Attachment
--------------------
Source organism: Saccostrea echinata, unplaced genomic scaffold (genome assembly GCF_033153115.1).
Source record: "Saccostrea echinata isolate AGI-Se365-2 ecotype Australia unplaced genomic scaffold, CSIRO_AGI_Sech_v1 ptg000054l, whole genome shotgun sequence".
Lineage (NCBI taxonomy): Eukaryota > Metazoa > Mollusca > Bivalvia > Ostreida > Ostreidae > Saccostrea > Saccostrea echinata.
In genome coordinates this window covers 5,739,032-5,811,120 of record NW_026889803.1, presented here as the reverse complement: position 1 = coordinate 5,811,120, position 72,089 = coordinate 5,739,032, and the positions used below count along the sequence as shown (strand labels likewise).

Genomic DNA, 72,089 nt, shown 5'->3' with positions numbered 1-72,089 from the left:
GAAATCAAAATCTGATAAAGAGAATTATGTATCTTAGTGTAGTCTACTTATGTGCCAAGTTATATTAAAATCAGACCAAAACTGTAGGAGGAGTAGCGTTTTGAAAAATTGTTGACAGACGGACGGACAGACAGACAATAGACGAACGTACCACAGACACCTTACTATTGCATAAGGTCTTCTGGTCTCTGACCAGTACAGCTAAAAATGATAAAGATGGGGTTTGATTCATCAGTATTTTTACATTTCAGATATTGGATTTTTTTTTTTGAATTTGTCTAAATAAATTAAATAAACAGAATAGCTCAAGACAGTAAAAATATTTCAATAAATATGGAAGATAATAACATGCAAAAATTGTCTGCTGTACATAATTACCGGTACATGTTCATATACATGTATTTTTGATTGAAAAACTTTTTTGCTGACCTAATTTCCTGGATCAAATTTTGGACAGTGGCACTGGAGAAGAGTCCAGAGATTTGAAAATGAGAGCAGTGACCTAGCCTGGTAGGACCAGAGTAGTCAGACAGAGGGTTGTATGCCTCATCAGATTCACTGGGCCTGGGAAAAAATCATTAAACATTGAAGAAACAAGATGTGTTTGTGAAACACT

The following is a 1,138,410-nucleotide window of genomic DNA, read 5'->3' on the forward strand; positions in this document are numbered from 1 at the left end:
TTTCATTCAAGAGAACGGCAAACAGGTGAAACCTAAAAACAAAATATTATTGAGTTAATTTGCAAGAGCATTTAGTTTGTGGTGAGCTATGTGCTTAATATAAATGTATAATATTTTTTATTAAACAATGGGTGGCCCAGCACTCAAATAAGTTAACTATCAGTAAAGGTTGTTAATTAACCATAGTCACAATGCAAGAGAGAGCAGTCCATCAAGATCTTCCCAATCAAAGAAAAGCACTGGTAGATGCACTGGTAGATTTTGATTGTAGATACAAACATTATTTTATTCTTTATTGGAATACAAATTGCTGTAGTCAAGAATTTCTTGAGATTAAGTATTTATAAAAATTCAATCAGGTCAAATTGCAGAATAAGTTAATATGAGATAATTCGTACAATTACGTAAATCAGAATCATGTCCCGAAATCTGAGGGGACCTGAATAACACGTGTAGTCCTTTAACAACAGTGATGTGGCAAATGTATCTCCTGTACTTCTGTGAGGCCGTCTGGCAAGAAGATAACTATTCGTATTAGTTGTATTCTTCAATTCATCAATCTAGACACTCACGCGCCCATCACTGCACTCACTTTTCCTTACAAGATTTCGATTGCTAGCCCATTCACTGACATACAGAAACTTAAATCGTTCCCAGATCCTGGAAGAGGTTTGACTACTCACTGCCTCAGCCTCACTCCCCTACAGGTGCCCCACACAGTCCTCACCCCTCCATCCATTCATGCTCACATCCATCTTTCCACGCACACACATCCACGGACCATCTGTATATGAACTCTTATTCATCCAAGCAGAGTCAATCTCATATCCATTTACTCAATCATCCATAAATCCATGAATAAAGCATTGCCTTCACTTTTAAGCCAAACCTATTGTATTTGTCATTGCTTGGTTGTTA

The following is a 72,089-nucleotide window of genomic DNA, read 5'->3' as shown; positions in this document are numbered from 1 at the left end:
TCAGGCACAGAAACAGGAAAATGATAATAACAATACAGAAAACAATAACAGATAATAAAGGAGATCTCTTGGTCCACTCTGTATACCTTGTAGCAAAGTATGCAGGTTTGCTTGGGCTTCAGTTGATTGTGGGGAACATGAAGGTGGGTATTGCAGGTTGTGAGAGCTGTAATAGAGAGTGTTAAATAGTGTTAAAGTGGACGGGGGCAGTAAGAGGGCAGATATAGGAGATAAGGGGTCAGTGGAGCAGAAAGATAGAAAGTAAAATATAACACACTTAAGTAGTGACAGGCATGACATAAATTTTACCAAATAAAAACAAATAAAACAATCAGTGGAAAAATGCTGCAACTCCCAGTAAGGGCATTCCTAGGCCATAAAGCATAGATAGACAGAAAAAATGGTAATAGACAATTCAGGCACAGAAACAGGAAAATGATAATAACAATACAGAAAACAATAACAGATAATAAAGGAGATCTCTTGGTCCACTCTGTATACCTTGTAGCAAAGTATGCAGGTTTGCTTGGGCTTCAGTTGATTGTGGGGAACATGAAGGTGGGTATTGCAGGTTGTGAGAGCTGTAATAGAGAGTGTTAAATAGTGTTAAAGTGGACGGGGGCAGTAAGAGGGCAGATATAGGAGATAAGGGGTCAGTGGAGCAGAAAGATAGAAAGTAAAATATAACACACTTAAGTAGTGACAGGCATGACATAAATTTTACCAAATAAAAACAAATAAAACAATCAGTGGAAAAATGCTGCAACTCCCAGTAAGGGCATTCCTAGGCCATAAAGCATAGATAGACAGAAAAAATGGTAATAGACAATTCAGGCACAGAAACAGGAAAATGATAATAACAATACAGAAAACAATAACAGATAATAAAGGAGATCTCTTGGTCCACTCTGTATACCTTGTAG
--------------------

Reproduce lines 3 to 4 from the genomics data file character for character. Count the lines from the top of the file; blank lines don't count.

Lineage (NCBI taxonomy): Eukaryota > Metazoa > Mollusca > Bivalvia > Ostreida > Ostreidae > Saccostrea > Saccostrea echinata.
In genome coordinates this window covers 5,739,032-5,811,120 of record NW_026889803.1, presented here as the reverse complement: position 1 = coordinate 5,811,120, position 72,089 = coordinate 5,739,032, and the positions used below count along the sequence as shown (strand labels likewise).